AUSTIN, Texas — It’s National Nurses Day on May 6, and we are constantly thankful for the work nurses do, especially during this pandemic.
Nurses are not only caring for many in the fight of their lives, but they're also putting their own lives at risk and that can be stressful.
Lee Ann Hoffman, a nurse at St. David’s South Austin Medical Center, said the biggest stress for her is the “hurry up and wait.”
They've been preparing for a large number of COVID-19 patients, but she said they haven’t seen those numbers yet. Instead, they anticipate a peak is still on the way and that's creating some fear and anxiety. So, she’s stepped in to help boost the morale of her team and help relieve that extra stress.
For fun, she started a crazy sock day, where staff can wear goofy socks every Friday. They also have a squat squad and meet to do squats every hour.
“I think it's important for people to know that, number one, we're human,” said Hoffmann. “We do laugh. We do cry and we do have stress. It’s good for us all to know that and for all us to be together with all of these different emotions.”
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Also, instead of those intimidating masks they have to wear, her team printed funny smiley faces on them to help brighten people's days. She told KVUE during this time that humor is healing for them and the patients.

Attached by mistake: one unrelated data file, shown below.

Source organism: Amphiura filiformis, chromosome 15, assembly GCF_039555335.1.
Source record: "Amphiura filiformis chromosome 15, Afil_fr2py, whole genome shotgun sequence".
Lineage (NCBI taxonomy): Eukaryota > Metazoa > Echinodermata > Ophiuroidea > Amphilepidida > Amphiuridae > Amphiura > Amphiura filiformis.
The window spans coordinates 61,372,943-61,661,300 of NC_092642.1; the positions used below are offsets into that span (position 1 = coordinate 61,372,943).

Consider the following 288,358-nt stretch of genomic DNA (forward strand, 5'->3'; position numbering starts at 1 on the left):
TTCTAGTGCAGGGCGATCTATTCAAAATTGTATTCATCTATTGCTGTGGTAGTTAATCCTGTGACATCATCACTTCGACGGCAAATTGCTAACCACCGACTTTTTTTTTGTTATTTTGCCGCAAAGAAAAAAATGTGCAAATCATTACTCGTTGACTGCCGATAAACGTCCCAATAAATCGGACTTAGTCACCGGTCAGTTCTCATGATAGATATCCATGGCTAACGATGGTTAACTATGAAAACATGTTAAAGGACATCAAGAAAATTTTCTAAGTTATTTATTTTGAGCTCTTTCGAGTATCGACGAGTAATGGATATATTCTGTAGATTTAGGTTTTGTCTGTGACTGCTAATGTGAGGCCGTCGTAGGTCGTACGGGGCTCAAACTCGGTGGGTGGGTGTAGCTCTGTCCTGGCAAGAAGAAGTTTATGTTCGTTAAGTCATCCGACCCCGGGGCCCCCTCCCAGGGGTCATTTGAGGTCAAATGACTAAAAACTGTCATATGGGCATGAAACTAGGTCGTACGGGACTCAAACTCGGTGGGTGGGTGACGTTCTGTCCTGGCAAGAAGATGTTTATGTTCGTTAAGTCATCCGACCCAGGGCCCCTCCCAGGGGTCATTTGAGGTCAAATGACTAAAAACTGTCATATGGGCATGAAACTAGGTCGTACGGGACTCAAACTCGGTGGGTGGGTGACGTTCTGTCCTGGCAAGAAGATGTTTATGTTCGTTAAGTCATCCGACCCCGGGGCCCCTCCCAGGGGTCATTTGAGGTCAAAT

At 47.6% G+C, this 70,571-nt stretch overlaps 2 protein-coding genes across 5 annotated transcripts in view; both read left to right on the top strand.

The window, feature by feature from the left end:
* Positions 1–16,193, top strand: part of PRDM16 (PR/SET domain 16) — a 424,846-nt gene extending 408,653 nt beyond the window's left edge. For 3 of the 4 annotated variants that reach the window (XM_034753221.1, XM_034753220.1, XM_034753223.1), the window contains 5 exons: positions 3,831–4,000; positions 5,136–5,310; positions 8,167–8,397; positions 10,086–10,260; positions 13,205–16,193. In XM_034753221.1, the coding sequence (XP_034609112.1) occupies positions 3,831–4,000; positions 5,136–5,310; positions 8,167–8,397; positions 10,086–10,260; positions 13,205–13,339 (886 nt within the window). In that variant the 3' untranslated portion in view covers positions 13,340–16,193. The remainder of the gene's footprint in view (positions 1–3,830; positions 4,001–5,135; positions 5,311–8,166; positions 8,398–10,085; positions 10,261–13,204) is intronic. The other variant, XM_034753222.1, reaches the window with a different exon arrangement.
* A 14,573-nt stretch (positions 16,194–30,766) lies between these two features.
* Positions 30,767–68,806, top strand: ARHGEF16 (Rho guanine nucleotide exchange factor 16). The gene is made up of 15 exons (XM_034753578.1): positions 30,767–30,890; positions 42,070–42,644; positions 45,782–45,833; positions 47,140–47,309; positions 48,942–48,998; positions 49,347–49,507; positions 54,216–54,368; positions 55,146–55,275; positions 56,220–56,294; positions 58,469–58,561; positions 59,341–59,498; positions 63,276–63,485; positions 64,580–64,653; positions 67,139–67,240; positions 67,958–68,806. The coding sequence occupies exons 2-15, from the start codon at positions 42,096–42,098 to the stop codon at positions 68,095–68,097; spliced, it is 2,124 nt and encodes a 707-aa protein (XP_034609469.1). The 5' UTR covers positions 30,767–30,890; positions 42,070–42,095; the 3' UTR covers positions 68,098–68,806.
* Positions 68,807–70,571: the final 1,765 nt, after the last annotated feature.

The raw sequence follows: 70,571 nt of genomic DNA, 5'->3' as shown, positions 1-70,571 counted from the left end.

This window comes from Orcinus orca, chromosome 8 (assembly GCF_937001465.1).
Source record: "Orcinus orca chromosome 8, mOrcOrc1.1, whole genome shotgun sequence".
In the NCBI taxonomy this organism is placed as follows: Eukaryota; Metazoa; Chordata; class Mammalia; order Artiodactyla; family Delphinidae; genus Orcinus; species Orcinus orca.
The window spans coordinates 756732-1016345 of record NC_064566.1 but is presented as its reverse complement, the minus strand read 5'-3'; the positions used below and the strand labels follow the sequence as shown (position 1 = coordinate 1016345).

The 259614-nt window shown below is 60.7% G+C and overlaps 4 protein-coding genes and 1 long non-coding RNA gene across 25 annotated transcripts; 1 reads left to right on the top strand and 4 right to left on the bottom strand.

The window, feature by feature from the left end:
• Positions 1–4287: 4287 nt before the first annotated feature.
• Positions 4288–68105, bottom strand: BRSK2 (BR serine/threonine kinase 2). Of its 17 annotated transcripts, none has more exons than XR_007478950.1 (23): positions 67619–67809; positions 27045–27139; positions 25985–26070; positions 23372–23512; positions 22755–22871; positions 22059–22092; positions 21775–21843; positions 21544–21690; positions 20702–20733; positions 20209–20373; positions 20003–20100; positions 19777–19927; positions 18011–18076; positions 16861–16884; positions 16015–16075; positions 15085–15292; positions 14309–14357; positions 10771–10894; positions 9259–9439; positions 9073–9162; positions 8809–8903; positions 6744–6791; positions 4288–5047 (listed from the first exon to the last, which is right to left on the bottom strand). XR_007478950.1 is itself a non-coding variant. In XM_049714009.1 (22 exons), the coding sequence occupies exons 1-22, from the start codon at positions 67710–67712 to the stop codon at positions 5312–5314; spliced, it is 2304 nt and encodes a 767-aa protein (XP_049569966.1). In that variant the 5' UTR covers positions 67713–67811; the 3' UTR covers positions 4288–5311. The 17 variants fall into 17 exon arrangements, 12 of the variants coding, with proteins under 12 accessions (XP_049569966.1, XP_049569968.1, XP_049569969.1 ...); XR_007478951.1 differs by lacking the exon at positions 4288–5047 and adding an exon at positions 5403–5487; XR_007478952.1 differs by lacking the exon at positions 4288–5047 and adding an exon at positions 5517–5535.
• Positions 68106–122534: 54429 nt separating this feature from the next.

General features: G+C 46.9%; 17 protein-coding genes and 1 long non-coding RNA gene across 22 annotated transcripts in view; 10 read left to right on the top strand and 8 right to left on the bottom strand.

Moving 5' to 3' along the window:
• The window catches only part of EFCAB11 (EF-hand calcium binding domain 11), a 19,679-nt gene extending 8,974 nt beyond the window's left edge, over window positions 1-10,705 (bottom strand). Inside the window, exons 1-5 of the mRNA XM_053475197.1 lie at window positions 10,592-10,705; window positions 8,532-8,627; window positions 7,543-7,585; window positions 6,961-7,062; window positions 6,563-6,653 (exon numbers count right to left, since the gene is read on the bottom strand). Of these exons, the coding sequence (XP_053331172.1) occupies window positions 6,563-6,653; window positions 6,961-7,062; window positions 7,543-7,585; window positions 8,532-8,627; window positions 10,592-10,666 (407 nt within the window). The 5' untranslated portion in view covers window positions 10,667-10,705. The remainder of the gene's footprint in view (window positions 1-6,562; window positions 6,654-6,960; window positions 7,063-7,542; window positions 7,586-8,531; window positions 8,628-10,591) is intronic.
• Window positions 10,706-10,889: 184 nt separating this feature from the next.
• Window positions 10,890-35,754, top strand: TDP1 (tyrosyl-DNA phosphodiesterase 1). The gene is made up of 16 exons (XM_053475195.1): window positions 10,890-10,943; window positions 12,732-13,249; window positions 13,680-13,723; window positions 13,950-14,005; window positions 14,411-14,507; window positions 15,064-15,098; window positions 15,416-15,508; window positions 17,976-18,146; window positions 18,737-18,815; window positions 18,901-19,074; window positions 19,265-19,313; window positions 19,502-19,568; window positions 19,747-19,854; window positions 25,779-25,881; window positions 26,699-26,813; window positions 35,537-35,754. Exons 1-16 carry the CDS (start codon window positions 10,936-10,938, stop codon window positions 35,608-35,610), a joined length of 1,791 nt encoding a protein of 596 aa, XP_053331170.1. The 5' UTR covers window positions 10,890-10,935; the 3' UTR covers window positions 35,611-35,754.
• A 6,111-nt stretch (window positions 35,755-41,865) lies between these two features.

“The patients are nervous coming into the hospital in the first place too with all that’s going on in the world, and for them to come in be able to laugh or smile or giggle, it kind of helps with their stress as well,” said Hoffmann.
The job of a nurse was already stressful before a pandemic, so now it's even more important that nurses bring that sense of humor and also remember to take breaks.
“That means the little things like taking breaks, making sure you have time for nourishment during your work shift, making sure you plan for adequate rest time at home, that you’re able to sleep, have a full night's rest, deep breathing meditating and exercise,” said Cindy Zolnierek, CEO of Texas Nurses Association.
Zolnierek, who is also a registered nurse, said they should focus on self-care because with all that's going on, she's worried about nurses suffering from post-traumatic stress disorder (PTSD).
“Nurses are in their environments and are experiencing a lot of anxiety and uncertainty and concern about contracting the virus or bringing the virus home to their family,” said Zolnierek. “That can be traumatic and the repercussion of that experience can extend far after the event itself.”
The Texas Nurses Association is celebrating nurses all month long and this week the focus is on self-care. These are difficult times. It's important to think of those on the front lines of this pandemic.
National Nurses Week runs from May 6-12.
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